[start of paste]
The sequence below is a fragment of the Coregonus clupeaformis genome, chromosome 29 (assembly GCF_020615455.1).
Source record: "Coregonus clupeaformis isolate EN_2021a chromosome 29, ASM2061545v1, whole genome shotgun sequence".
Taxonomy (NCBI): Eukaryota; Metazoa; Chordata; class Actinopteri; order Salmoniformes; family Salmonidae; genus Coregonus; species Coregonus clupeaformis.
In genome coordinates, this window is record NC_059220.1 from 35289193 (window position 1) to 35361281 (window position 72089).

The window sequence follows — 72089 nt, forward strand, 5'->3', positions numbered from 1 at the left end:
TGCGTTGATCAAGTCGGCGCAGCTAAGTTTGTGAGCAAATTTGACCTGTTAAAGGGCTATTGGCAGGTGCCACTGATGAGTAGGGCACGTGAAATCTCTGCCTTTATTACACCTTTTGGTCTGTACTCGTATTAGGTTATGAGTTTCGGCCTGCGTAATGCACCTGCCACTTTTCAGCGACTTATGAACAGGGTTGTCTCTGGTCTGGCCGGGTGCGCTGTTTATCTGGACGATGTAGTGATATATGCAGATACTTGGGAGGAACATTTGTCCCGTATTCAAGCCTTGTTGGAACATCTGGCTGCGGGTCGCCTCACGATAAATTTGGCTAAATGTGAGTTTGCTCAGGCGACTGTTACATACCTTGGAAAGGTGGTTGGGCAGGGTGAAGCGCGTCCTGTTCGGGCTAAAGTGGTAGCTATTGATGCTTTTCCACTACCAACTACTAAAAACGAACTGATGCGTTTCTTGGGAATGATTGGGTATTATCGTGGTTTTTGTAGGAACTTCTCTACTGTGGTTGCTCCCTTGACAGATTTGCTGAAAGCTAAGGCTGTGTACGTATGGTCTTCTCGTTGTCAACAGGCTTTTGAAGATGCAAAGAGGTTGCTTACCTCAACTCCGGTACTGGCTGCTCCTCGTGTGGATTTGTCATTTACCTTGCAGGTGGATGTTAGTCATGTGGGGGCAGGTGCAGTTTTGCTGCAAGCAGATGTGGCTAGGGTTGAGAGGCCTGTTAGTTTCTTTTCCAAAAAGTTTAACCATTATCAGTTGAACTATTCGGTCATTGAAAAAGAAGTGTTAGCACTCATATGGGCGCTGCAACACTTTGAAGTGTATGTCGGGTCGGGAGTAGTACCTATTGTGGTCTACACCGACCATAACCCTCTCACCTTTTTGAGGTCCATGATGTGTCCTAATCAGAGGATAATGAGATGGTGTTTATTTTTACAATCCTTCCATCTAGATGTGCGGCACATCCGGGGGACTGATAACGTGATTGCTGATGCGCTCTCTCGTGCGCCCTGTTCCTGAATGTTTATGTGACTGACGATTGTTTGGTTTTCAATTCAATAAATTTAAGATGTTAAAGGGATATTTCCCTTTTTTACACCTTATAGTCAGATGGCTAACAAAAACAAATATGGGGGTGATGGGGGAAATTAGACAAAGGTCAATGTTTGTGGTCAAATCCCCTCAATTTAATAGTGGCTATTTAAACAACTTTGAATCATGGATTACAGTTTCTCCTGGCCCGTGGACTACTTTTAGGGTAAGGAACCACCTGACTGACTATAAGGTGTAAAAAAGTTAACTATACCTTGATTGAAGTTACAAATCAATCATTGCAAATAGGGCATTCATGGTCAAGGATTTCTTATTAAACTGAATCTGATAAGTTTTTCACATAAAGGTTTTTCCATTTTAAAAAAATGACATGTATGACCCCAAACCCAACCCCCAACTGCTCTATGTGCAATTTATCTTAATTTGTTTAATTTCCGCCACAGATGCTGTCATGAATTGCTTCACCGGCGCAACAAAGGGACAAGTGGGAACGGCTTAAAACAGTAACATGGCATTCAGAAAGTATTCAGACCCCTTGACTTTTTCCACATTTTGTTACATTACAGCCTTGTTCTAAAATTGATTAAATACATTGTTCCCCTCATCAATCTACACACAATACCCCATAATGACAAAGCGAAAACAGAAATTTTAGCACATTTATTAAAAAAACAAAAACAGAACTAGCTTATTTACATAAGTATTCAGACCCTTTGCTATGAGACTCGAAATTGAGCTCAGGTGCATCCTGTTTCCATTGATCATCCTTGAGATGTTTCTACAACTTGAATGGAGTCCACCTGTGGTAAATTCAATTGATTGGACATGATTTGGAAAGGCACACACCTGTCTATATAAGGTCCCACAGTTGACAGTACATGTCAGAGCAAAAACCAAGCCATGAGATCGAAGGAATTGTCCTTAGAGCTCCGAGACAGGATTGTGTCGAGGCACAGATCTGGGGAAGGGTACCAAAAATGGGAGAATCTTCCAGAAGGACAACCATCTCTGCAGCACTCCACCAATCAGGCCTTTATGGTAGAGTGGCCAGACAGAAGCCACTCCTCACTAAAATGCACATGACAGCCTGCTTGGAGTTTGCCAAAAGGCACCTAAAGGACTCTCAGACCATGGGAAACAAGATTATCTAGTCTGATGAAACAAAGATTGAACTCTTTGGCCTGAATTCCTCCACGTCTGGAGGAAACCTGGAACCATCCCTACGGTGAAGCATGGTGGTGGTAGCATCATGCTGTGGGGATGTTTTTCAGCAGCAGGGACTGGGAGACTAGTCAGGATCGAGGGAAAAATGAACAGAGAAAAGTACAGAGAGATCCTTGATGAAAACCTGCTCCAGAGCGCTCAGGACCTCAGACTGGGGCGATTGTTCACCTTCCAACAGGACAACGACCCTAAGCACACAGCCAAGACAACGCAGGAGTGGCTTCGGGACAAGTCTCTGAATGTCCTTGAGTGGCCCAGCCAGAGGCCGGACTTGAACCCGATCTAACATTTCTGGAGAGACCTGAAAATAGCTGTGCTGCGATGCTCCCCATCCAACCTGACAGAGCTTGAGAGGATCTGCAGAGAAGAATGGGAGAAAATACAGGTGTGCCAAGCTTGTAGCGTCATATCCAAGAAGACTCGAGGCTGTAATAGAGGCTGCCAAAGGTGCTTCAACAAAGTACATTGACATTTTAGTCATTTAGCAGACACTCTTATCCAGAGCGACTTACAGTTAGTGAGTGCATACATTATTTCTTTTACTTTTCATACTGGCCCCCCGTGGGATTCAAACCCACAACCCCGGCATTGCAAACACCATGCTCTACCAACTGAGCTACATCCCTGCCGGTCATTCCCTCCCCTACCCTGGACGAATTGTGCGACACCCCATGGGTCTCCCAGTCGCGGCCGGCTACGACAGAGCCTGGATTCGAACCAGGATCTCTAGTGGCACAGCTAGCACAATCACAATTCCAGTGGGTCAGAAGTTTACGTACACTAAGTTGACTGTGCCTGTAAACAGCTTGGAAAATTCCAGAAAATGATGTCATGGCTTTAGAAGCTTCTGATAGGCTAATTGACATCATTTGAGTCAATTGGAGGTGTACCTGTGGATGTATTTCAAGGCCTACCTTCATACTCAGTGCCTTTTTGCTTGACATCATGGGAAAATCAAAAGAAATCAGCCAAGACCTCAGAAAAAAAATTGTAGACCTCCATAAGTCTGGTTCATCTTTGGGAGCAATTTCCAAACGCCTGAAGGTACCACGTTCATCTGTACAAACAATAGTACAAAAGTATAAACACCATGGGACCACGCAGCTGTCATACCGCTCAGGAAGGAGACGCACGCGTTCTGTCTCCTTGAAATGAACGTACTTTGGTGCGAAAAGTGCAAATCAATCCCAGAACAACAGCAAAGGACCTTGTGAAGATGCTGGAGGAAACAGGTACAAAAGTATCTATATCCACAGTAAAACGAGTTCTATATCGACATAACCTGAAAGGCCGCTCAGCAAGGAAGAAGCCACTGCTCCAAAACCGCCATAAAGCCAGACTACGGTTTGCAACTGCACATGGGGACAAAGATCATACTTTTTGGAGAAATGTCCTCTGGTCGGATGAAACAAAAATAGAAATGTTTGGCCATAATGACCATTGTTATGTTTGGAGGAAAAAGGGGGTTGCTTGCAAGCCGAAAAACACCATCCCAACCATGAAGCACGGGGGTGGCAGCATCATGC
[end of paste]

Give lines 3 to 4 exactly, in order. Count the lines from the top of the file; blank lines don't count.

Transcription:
Taxonomy (NCBI): Eukaryota; Metazoa; Chordata; class Actinopteri; order Salmoniformes; family Salmonidae; genus Coregonus; species Coregonus clupeaformis.
In genome coordinates, this window is record NC_059220.1 from 35289193 (window position 1) to 35361281 (window position 72089).